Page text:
LAMP Stack

LAMP is an acronym for Linux, Apache, MySQL, and Php. These technologies are a common choice for running web servers.

Let us break this down a bit.

Linux is the operating system. For desktop and laptop personal computers your choices of operating system include Windows, Mac (OSX), or Linux. For servers your choices are either Windows or Linux. There are a few important points to consider:

  • Linux is not one thing. Think of it like the term "spices". Within the realm of spices you can have an infinite variety of choices: salt, paprika, cummin, nutmeg, etc. For businesses running Linux servers, some common flavors include CentOS and Ubuntu.
  • As a general rule, Windows and Linux are two distinctly different career paths for developers. It does not matter what your staff uses, what matters is the servers. If you have a bunch of Windows servers already, then you probably don't want to hire a LAMP stack developer. For most small and medium businesses (SMBs) looking to create a website or web application, it makes sense to choose a common Linux distribution for your server. This is because Linux is free to use and qualified Linux professionals are plentiful.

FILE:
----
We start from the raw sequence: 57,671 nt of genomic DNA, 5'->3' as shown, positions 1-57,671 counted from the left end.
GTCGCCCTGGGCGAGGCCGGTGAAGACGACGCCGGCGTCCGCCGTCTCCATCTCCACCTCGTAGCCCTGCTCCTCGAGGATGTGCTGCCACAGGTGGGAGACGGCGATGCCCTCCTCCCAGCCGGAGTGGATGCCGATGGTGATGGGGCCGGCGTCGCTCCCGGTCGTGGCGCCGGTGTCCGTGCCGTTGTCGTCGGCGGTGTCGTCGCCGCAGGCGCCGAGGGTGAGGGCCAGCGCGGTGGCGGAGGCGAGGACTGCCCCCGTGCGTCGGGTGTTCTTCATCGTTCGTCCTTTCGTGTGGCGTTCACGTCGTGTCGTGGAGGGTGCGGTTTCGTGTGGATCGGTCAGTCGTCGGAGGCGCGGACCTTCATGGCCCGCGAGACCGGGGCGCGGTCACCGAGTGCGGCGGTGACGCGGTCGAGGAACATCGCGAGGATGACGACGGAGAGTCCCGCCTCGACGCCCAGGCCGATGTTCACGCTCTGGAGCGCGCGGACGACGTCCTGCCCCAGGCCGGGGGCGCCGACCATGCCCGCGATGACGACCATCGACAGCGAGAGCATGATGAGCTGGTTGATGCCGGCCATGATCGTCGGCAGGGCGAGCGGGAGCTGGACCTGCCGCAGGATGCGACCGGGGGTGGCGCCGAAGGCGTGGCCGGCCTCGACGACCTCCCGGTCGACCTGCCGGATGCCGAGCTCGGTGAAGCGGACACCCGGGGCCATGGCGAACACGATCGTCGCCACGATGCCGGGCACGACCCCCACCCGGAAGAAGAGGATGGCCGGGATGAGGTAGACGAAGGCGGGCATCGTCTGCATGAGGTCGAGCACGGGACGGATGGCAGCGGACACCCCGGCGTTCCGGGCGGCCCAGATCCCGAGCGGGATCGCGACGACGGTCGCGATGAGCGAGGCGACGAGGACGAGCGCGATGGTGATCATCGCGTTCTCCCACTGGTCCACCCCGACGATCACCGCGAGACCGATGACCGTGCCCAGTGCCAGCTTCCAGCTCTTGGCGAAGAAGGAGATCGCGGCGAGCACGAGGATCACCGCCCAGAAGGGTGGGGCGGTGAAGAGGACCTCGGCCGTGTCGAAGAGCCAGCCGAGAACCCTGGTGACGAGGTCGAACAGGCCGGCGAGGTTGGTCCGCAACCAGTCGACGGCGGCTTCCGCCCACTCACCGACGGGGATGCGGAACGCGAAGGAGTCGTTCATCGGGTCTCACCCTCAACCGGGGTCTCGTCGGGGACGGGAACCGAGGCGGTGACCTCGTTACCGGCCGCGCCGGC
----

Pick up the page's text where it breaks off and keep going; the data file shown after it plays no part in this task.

Apache is the web server software. Nginx (pronounced like Engine-X) is another common web server, Although a typical LAMP stack could be running either Nginx or Apache, it is more accurate to refer to an Nginx setup as a LEMP stack (where the E is for Nginx).

MySQL is the database. The database allows your website to store information. MariaDB is another common database that is similar to MySQL. MariaDB is often used in instead of MySQL for LAMP servers.

PHP is the server-side scripting language. Server-side just means that the code is processed on the server before the web page is displayed to the end user. An example is logging into a website. When the user enters their username and password and clicks the login button their credentials are sent to the web server. PHP code will handle the actual authentication. The PHP code will attempt to retrieve the user's information from the database and verify that the given password matches the password that is stored in the database. All of this password verification logic happens on the web server before the user is "logged in" and sent to their user dashboard screen.

This is different from client-side code, such as Javascript. Client-side code is processed by the end user's web browser after the web server has delivered the web page.

In other words, server-side code is processed on the company servers, client-side code is processed on your device.